Million-Dollar Ad Blitz to Kill Net Neutrality
On Tuesday morning, an AT&T-funded front group, Americans for Prosperity, announced a $1.4 million advertising blitz to try to convince Americans that the FCC is plotting to "take over the Internet."
Last week, the FCC simply proposed to "reclassify" aspects of broadband under Title II of the Telecommunications Act to better advance its goals of bridging the digital divide and safeguarding the free and open Internet.
But AFP is spinning this into, laughably and somewhat ironically, a "government takeover." During yesterday's press conference, AFP trotted out Grover Norquist, the right-wing hit man perhaps best known for threatening to "drown the government in a bathtub," to put his stamp on their cause.
Looks like they want to drown the Internet, too - along with our democracy.
Hours later, AFP's message came spewing forth from FOX News' Megyn Kelly, who invited Josh Silver, executive director of Free Press (which runs the SavetheInternet.com campaign) on her show to presumably discuss both sides of Net Neutrality, only to shut him out of the conversation.
Of course, this isn't the first time Fox has spread misinformation about Net Neutrality and the FCC's role in protecting the Internet for the public. AFP Vice President Phil Kerpen has repeatedly been a guest on Fox's Glenn Beck program to vilify Net Neutrality as Obama's scheme to take control of all media - a crackpot conspiracy that Beck is always happy to spread.
And now, two top Republican leaders - Reps. John Boehner (R-Ohio) and Eric Cantor (R-Va.) -- have inserted these same lies in a letter to President Obama today telling him to tell the FCC to back away.
The "takeover" meme is downright scary - because even though it couldn't be further from the truth, millions of people are watching, and now AT&T and others are spending millions to brand it on our brains. They're hoping that if they say "Internet takeoever" enough, people will start to believe it. After all, from "death tax" to "death panels," it has worked before.
During the Free Press policy summit in D.C. on Tuesday, Sen. Byron Dorgan called the AFP on their "big lie," saying industry lobbyists are trying to stigmatize people who are "trying to make sure the Internet remains open and free ... and is not controlled and managed by increasingly larger corporations." Watch an excerpt of his speech:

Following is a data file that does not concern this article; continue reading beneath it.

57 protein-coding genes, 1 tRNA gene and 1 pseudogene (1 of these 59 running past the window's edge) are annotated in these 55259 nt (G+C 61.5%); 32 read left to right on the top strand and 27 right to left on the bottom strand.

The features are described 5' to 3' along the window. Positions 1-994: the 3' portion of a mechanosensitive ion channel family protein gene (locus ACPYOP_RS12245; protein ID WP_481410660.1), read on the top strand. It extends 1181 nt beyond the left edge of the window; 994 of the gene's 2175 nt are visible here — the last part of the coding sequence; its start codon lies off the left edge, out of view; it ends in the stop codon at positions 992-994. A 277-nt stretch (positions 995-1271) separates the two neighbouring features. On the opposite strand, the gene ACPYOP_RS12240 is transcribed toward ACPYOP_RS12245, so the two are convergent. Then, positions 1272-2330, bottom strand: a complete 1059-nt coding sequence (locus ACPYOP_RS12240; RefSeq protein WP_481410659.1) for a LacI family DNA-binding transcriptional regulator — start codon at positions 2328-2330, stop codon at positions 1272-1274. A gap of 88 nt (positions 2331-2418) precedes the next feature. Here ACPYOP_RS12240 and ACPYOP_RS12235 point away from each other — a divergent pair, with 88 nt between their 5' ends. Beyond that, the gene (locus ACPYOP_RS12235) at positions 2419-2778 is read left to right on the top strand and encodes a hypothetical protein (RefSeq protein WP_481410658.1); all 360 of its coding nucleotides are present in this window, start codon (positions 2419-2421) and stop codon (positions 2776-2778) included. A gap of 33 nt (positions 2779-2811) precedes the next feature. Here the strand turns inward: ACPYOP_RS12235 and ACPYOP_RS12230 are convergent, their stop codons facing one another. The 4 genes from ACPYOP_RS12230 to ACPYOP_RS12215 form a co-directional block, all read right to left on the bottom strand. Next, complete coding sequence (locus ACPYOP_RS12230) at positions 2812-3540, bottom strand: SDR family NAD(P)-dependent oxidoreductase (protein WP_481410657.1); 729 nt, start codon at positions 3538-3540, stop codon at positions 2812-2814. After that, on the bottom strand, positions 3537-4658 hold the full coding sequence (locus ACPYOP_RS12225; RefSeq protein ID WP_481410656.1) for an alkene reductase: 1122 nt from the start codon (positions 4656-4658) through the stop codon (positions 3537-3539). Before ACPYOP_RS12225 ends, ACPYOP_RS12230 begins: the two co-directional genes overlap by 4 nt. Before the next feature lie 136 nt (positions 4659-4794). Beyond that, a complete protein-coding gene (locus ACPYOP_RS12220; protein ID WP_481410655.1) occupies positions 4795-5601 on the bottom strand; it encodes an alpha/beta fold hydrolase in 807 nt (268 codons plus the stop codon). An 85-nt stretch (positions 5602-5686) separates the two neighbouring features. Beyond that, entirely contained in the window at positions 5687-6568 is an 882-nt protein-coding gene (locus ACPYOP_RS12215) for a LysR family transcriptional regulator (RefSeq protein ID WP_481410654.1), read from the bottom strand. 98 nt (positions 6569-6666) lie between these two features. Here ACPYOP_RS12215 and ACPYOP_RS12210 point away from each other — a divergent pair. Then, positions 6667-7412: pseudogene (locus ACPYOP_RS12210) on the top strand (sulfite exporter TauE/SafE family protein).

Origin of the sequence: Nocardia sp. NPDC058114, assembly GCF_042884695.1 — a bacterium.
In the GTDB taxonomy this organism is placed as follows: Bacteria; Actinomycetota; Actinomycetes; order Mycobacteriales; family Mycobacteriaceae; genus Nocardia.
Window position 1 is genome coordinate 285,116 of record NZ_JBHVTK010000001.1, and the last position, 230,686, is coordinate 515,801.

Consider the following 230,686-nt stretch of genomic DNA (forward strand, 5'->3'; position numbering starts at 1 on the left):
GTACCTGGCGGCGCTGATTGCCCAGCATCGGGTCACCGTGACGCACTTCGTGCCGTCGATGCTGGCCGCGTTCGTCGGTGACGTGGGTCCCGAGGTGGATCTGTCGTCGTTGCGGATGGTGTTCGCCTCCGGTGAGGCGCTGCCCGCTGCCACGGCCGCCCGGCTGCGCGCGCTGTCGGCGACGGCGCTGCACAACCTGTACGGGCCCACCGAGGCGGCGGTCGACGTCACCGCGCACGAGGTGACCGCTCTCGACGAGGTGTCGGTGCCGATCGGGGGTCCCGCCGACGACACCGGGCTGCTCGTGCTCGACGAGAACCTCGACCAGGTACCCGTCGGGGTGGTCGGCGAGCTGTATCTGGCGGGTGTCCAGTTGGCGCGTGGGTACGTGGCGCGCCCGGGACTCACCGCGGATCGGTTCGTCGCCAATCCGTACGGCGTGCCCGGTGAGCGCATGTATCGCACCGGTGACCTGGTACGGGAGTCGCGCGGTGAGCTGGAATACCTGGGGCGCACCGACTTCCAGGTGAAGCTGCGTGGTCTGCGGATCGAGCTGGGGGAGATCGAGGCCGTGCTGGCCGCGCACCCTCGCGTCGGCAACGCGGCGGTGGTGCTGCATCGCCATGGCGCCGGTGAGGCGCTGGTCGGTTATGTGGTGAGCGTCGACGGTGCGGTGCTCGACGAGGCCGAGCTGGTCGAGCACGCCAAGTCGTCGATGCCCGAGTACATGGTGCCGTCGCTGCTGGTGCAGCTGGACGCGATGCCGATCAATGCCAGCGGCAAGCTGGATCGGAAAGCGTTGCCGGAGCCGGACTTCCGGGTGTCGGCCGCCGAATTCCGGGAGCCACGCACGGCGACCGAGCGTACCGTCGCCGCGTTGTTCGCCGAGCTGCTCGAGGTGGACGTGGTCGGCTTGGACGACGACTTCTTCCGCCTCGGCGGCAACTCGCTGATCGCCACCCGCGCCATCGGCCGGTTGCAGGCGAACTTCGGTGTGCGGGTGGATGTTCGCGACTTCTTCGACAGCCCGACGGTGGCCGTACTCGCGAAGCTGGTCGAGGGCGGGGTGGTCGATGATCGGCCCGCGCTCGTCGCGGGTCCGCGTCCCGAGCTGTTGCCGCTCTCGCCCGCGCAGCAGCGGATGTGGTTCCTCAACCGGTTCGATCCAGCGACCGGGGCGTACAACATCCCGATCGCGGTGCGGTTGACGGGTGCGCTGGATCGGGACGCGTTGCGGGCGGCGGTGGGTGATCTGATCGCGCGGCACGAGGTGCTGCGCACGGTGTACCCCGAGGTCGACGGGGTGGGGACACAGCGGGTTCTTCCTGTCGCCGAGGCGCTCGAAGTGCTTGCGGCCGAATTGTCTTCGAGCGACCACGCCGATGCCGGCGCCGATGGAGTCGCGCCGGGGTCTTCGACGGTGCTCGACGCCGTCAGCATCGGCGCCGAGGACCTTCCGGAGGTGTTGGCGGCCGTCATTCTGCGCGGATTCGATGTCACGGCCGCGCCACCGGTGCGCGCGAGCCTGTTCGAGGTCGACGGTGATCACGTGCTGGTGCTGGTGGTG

And FCC Commissioner Mignon Clyburn also reiterated the FCC's mission to protect the Internet for consumers at the same event, saying, "We are trying to keep the Internet in your hands and not in the hands of industry gatekeepers. The only threatened "takeover" of the Internet is by industry. If they begin to restrict access, prioritize their own offerings, or make other critical changes to the structure of what has been an incredible economic driver as an open platform, then we all should be concerned."
Indeed, we've already experienced what Clyburn warns about - Comcast blocking legal file-sharing traffic, for example - and Internet service providers have made clear their plans to shut down the open nature of the Internet, as corporations have done with every other media platform in history.
Here's the good news about industry's recent actions: They wouldn't be spending $1.4 million if they weren't scared - and they're scared of you, and of us, and of all the tech groups, businesses, advocacy organizations, law professors and lawmakers who have expressed support for Net Neutrality and reclassification.
What's good for the public - and the country - isn't always good for corporations. FCC provisions to protect the open and neutral platform of the Internet run counter to industry's future business model for the Internet (a place where they cash in while controlling what we can and cannot view on the Web), and they're doing whatever they can to keep their plans in place.
We warned that the coming months would bring a tidal wave of opposition from phone and cable company lobbyists - the likes of which we have never seen before - and indeed, it is already happening. Strap on your life jackets, folks. We're going to need you.